The Power of Inclusive Design: How the History, Myths, and Ideas about Blindness Have Shaped Art, Culture, and Our World

As part of our ongoing commitment to diversity, equity, inclusion, and accessibility, ACT’s Center for Equity in Learning regularly invites leaders, experts, and practitioners to share knowledge and insights as part of the ACT Equity Speakers Series. In collaboration with ACT’s Accessibility Office, the Center has invited Dr. M. Leona Godin, a celebrated writer of “There Plant Eyes: A Personal and Cultural History of Blindness”, performer, educator, and editor to join us.

This inspiring conversation with Dr. Godin will focus on her unique experience of blindness and offer insights for those who seek to become a more supportive ally, advocate, and champion for inclusive design. This webinar promises to be a rich conversation about how art, accessibility, technology, and disability intersect to create spaces that unravel and challenge our notions of visually impaired and blind people. Dr. Godin will unpack the history, myths, and ideas about blindness and challenge many presumptions embedded in our “ocularcentric”* culture.

*Learn more about “ocularcentric” culture here.


Date: Tuesday, May 23, 2023
Time: 1:00 p.m. – 2:00 p.m., CT
Duration: 60 minutes

About the Speaker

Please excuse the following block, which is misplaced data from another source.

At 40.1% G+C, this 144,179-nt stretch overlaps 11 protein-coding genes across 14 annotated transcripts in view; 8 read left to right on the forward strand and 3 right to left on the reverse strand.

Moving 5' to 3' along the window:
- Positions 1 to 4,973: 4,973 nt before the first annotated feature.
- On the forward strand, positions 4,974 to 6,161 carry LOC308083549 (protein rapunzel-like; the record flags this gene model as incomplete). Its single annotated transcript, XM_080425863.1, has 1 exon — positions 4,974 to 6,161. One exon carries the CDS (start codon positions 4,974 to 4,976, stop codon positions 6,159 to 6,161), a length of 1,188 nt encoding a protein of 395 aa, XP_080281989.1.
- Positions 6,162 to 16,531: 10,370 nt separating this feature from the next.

In the photo by Alabaster Rhumb, Leona Godin stands facing a six-foot canvas on which is painted a hyper-realistic close-up of her face by artist Roy Nachum. She’s wearing a black wrap dress, black Dr Martens, and holding Moses, her white cane, which bisects the lower half of the painting, and her black sunglasses perch on the top of her head. In the painting she’s smiling and wearing purple and gold sunglasses, which sit slightly askew and reflect the lighting umbrellas.Dr. M. Leona Godin (pronounced like French sculptor Rodin) is a writer, performer, educator, and editor. She is the author of “There Plant Eyes: A Personal and Cultural History of Blindness,” which The New Yorker called a “thought-provoking mixture of criticism, memoir, and advocacy.” Her writing has appeared in The New York Times, Playboy, O Magazine, Electric Literature, Catapult, and others. She has produced two plays including her solo show, “The Star of Happiness,” based on Helen Keller’s time performing in vaudeville. Dr. Godin holds a Ph.D. from New York University. In addition to her many years teaching literature and humanities courses, Dr. Godin speaks on art, accessibility, technology, and disability at institutions and organizations, including: Baylor College of Medicine; NYU Tandon School of Engineering; American Printing House for the Blind; and the New York Public Library. Her online magazine exploring the arts and sciences of smell and taste, Aromatica Poetica, publishes writing and art from around the world.